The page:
Adorned with the same stainless steel metallic frame as its cousin, the Gear Live’s design is both premium and sophisticated. Unlike the somewhat toyish design of its rival in the LG G Watch, Sammy’s effort radiates with authority thanks to its sophistication – one that makes us want to actually wear a smartwatch in the first place. From the front, it looks squarish in nature, but the subtle curves around the base helps to break it up. Better yet, it feels very comfortable to wear, thanks in part to how it contours perfectly to our wrist when it’s worn.
As for the band itself, Samsung ditches the adjustable clasp we’ve been seeing of late, but instead, goes for a simpler snap-on one – similar to the band on the Gear Fit. Frankly speaking, this change doesn’t compromise its premium design in any way, as it can be removed quickly and easily in favor of the many third-party wrist straps that are currently available to the Gear 2. The one included with the Gear Live sports a matte finish, which is a fitting match to the watch’s elegant design.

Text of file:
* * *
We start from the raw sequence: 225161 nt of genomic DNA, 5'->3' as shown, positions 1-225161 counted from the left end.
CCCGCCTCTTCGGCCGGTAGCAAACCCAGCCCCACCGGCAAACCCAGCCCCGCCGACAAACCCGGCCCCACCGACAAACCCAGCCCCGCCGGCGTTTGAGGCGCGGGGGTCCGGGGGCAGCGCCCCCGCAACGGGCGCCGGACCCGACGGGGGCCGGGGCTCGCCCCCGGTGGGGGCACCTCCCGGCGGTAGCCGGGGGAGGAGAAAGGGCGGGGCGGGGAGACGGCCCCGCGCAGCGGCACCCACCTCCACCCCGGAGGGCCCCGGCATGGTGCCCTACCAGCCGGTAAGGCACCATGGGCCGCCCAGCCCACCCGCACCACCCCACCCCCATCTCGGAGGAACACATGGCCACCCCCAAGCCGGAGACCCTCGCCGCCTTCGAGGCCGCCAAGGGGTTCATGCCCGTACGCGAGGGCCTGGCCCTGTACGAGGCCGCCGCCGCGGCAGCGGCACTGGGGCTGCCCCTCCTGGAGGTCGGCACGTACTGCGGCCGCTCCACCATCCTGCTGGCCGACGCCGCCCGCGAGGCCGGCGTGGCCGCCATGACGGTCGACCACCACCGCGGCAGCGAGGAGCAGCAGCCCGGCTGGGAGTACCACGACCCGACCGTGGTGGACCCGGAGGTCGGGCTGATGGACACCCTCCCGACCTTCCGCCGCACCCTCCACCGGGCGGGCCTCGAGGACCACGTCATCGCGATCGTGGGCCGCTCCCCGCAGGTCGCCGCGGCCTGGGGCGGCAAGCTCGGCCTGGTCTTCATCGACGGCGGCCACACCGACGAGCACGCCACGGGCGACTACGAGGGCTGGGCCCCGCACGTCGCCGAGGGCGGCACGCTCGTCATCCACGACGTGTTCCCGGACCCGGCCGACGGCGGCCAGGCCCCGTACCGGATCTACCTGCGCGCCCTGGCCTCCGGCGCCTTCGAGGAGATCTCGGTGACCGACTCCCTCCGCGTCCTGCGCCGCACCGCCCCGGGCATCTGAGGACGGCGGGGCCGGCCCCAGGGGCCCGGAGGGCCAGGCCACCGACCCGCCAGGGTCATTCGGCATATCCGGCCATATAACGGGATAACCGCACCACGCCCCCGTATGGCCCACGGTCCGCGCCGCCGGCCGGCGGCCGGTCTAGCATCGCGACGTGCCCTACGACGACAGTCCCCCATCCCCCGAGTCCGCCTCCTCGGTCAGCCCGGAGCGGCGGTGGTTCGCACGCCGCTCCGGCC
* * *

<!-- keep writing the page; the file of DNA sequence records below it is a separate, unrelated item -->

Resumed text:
In making for a minimalist design, Samsung places only a single button on the right side of the Gear Live – where the small notch for the microphone also sits nearby. Essentially, its sole function is to “turn on” the display, which is none other than waking it up from its “dimmed” status. Rounding things out, the underside of the Gear Live features the same heart rate sensor, and gold colored pins used to charge the watch with the included snap-on proprietary charging cradle. Unfortunately, the microUSB port has yet to be somehow incorporated into the body of the watch.